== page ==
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How Does Pollen Affect Our Mental Health?

Author: Rin Takahashi

Editors: Hwi-On Lee and Kevy Chen

Artist: Kyra Wang

An allergic reaction occurs when your immune system identifies certain substances as a potential threat and attempts to fight back, causing symptoms like sneezing, swelling, coughing, runny nose, stuffy nose, difficulty breathing, and many more. The most common allergens include pollen, animals, foods, and medications. Over 15 million Americans, or about 15% of the population, are estimated to go through these symptoms each year. You may think an allergic reaction wouldn’t be a significant threat. However, many suffer from symptoms like those listed above, and recent studies have shown a correlation between allergies, specifically pollen, and mental health.

If you are allergic to pollen or know someone who is, you’ll probably understand the harsh physical symptoms one goes through. Since pollen lingers for several months each year, the accumulating symptoms can be frustrating. However, recent studies show that that’s not the only thing they have to go through. Cytokines, a type of protein, are released by the immune system, activating areas of the brain that regulate depression and anxiety. To this claim, Leonardo H. Tonelli and his team used ovalbumin and pollen-synthesized mice and rats. After the mice and rats were exposed to an allergen, they were evaluated in open fields. Cytokines were detected in several brain regions, causing an increase in anxiety-like behaviors and reduced social interactions without any noticeable behaviors of sickness. Thus, the experiment indicated that animals, as well as humans, being exposed to allergens, can release certain proteins that promote mental disability.

Another study suggests how pollen can increase suicide rates. Due to suicide rates peaking during the pollen season, Professor Ping Qin decided to see if pollen had any correlation with the increasing suicide rates. He used 13,700 suicide incidents in two major cities over 1304 consecutive weeks obtained from two major cities to support his claim. His research indicates that a change in pollen count levels from 0 to 10, or less than 30 grains/m^3 air, increased the weekly number of suicides by 6.4% of the population. What is even more shocking is when the pollen count level increased from 0 to 30, or less than 100 grains, people were 13.2% more likely to commit suicide. Thus, indicating a correlation between increased pollen and the suicide rate. The study also shows that gender plays a significant role in suicide rates. Although men’s suicide rate started to rise when there was a slight increase in air pollen, women’s suicide rate didn’t rise until pollen grains reached a certain level. The suicide rate rises as pollen density increases, but the suicide rate also differs between genders.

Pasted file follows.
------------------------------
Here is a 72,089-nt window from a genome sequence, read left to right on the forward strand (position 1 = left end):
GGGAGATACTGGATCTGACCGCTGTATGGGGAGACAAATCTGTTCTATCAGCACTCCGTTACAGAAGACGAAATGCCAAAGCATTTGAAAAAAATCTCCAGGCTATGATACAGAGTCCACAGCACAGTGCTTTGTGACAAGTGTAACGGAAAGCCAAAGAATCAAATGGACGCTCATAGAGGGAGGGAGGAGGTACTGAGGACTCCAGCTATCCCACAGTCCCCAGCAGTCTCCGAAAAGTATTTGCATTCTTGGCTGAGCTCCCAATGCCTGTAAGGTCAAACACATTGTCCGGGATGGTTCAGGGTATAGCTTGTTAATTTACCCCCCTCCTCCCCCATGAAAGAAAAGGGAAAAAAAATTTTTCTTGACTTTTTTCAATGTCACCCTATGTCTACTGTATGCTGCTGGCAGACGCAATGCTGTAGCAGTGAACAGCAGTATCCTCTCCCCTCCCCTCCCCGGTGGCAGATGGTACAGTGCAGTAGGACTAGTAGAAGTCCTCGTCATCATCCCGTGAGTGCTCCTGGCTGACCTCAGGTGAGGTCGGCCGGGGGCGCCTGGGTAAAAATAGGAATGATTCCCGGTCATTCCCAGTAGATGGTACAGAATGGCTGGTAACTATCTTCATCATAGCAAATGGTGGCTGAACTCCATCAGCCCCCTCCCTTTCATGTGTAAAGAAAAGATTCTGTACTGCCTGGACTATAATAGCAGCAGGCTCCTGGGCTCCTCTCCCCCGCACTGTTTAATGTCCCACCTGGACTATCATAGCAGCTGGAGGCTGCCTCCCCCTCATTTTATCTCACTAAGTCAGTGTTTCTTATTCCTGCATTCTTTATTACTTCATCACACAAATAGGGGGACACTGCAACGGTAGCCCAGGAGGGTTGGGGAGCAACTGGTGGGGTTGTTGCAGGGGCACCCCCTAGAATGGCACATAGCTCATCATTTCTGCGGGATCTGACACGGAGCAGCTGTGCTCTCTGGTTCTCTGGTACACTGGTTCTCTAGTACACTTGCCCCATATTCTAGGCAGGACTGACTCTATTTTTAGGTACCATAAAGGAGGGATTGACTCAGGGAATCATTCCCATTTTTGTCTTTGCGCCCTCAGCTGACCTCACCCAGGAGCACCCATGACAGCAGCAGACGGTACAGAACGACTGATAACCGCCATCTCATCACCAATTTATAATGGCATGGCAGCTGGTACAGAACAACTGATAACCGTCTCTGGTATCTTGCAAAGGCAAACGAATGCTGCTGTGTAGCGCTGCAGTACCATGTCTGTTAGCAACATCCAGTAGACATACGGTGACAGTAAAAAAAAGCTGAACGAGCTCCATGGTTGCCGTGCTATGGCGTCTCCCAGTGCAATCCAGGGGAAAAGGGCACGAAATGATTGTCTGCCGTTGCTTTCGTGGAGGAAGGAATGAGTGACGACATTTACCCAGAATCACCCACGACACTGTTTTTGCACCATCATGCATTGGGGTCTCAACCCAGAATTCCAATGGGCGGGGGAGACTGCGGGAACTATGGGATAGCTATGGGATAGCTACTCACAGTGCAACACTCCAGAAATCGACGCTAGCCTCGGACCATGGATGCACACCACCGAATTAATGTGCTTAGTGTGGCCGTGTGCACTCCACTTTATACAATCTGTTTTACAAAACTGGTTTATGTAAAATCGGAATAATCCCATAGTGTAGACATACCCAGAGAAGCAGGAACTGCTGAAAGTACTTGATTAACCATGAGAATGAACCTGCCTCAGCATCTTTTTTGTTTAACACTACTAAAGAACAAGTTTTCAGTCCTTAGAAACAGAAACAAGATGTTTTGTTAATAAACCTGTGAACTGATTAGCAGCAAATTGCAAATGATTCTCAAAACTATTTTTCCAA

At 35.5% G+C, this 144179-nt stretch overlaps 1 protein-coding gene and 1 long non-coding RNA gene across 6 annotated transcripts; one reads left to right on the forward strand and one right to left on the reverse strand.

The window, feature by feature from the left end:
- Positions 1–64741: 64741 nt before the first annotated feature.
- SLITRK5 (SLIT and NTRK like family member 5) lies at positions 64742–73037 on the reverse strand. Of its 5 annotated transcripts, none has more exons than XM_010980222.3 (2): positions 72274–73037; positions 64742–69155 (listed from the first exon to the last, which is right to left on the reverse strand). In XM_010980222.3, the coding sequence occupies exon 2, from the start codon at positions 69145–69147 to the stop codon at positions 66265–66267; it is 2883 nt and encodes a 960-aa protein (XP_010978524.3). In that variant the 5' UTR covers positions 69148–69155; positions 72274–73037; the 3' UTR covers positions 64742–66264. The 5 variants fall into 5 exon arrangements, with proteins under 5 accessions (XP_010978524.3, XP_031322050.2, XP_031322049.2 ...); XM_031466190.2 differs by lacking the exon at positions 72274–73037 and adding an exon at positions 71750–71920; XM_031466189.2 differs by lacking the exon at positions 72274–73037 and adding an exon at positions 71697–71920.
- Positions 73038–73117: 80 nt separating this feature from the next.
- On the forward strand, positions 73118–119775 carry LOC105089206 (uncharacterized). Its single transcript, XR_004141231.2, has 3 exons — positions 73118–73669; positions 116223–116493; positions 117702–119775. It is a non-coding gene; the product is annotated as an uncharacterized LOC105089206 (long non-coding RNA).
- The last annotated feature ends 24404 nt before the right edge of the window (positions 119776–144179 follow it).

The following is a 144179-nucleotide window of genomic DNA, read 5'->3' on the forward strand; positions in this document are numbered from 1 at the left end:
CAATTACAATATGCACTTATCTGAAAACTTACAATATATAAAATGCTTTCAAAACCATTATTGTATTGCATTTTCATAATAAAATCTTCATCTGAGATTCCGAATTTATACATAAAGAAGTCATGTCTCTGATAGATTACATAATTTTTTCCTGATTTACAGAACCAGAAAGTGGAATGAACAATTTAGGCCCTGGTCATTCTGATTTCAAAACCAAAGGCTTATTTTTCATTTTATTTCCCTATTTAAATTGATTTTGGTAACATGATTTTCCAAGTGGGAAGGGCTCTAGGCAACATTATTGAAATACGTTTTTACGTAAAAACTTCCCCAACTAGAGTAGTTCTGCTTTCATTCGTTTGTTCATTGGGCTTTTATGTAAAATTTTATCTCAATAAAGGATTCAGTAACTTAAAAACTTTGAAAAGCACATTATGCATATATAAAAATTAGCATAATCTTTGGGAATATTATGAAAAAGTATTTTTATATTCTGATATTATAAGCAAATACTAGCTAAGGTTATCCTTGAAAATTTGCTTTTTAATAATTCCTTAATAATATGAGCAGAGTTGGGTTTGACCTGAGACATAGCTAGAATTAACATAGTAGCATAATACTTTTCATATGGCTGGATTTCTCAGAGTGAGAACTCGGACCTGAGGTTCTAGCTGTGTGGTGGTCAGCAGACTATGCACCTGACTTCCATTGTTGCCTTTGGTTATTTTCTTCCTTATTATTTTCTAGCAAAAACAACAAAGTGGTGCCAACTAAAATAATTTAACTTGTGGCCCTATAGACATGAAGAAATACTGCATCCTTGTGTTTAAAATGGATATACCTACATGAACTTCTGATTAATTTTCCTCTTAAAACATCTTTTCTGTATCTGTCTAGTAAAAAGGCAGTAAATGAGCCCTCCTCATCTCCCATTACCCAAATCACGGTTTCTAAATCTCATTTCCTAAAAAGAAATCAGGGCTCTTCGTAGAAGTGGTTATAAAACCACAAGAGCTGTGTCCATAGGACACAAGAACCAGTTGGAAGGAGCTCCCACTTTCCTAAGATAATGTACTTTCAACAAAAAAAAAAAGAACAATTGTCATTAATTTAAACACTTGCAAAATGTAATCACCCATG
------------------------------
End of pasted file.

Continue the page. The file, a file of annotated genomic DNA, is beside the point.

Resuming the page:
Pollen spreads every year, causing many people to suffer physically and mentally. Increasing research on the correlation between pollen allergy and mental health suggests that people with pollen allergy are likely to struggle with anxiety, depression, and in the worst case, suicide. Therefore, it is important not to overexert yourself and make sure you take enough time to rest.

 

Citations:

“Allergy Statistics in the US.” Allergy & Asthma Network, 12 Feb. 2024,

H Tonelli, Leonardo, et al. “Allergic Rhinitis Induces Anxiety-like Behavior and Altered

Social Interaction in Rodents.” Brain, Behavior, and Immunity, U.S. National Library of

Medicine, 17 Feb. 2009, pubmed.ncbi.nlm.nih.gov/19268702/. Accessed 10 Mar. 2024.

Qin, Ping, et al. “s. Accessed 10 Mar. 2024. 

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